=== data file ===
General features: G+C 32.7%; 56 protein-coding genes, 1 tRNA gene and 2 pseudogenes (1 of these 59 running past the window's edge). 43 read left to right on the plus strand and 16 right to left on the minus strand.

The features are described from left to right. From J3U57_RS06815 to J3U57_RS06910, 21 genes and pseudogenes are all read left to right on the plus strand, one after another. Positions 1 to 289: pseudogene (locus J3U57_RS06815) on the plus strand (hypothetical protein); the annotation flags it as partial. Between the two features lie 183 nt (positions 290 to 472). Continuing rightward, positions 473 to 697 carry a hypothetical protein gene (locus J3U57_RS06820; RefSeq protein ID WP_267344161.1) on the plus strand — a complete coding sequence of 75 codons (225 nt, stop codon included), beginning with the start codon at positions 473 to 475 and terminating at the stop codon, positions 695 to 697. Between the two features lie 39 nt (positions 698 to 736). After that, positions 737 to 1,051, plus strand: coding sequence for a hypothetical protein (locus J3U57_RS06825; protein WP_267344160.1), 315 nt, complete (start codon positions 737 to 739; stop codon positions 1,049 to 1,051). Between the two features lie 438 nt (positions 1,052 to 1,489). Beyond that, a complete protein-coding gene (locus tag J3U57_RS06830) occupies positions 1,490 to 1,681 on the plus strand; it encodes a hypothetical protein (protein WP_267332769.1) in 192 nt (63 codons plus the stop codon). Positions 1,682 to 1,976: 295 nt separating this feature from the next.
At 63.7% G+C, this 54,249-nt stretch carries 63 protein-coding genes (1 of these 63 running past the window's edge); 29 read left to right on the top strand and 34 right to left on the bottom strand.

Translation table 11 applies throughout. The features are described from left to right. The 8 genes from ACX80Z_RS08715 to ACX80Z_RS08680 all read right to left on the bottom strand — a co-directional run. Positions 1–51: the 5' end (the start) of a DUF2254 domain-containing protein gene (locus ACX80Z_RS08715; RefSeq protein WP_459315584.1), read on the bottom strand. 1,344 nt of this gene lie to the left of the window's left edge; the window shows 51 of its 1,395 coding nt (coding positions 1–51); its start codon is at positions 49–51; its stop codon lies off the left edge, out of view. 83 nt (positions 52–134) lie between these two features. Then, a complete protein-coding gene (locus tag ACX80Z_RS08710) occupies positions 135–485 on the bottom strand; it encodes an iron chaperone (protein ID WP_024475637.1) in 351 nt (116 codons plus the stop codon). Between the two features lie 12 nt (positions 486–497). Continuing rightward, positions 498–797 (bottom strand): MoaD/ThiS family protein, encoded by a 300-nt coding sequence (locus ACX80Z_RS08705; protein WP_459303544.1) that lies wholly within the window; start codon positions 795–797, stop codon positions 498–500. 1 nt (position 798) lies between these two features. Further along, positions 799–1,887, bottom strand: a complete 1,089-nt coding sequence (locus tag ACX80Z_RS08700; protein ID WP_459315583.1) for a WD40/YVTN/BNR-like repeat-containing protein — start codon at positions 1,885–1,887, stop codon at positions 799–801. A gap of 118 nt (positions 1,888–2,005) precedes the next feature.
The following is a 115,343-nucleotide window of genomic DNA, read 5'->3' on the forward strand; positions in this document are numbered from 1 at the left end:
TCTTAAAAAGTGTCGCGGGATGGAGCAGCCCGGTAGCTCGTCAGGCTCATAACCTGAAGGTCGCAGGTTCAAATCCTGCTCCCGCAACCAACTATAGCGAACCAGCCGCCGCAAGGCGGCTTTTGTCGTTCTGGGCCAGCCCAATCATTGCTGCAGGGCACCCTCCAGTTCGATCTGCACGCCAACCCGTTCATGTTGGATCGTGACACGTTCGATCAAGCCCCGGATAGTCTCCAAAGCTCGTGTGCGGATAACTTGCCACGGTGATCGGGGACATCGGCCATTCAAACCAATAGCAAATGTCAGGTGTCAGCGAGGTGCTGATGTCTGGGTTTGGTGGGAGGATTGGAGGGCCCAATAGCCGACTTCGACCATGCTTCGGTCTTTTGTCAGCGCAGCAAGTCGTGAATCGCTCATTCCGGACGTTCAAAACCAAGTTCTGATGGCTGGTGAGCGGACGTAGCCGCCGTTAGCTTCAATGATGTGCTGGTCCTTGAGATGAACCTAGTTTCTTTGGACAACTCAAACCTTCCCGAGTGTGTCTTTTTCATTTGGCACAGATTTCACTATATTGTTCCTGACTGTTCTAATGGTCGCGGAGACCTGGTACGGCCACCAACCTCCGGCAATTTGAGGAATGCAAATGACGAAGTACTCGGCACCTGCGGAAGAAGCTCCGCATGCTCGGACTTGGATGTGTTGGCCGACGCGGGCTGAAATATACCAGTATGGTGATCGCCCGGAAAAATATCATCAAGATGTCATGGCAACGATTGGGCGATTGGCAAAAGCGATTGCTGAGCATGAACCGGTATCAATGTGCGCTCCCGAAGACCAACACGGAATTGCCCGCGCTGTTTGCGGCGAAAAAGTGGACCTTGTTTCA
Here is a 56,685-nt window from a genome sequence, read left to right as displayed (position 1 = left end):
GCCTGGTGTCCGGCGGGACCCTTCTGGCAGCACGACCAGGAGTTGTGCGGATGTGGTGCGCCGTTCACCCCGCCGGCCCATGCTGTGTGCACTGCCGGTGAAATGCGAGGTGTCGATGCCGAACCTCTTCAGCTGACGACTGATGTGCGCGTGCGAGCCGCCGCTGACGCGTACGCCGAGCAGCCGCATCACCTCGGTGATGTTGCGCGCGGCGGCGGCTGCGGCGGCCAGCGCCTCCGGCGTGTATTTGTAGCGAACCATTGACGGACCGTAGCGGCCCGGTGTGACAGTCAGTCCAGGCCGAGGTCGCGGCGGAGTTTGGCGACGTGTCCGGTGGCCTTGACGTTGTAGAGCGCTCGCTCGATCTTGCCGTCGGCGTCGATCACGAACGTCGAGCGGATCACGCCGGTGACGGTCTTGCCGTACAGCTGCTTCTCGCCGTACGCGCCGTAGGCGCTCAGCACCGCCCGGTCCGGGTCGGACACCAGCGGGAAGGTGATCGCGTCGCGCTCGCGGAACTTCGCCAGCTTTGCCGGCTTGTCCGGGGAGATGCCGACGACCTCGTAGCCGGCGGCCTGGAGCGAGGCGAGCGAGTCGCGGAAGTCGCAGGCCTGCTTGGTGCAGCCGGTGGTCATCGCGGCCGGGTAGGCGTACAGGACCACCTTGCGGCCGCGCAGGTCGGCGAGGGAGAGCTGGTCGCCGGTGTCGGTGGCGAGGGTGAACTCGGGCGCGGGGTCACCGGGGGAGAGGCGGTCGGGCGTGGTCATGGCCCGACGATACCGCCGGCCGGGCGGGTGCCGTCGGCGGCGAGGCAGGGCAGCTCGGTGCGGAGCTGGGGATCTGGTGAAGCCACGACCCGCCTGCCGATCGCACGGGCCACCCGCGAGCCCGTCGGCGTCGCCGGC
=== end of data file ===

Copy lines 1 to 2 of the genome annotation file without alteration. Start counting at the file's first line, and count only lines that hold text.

General features: G+C 32.7%; 56 protein-coding genes, 1 tRNA gene and 2 pseudogenes (1 of these 59 running past the window's edge). 43 read left to right on the plus strand and 16 right to left on the minus strand.

The features are described from left to right. From J3U57_RS06815 to J3U57_RS06910, 21 genes and pseudogenes are all read left to right on the plus strand, one after another. Positions 1 to 289: pseudogene (locus J3U57_RS06815) on the plus strand (hypothetical protein); the annotation flags it as partial. Between the two features lie 183 nt (positions 290 to 472). Continuing rightward, positions 473 to 697 carry a hypothetical protein gene (locus J3U57_RS06820; RefSeq protein ID WP_267344161.1) on the plus strand — a complete coding sequence of 75 codons (225 nt, stop codon included), beginning with the start codon at positions 473 to 475 and terminating at the stop codon, positions 695 to 697. Between the two features lie 39 nt (positions 698 to 736). After that, positions 737 to 1,051, plus strand: coding sequence for a hypothetical protein (locus J3U57_RS06825; protein WP_267344160.1), 315 nt, complete (start codon positions 737 to 739; stop codon positions 1,049 to 1,051). Between the two features lie 438 nt (positions 1,052 to 1,489). Beyond that, a complete protein-coding gene (locus tag J3U57_RS06830) occupies positions 1,490 to 1,681 on the plus strand; it encodes a hypothetical protein (protein WP_267332769.1) in 192 nt (63 codons plus the stop codon). Positions 1,682 to 1,976: 295 nt separating this feature from the next.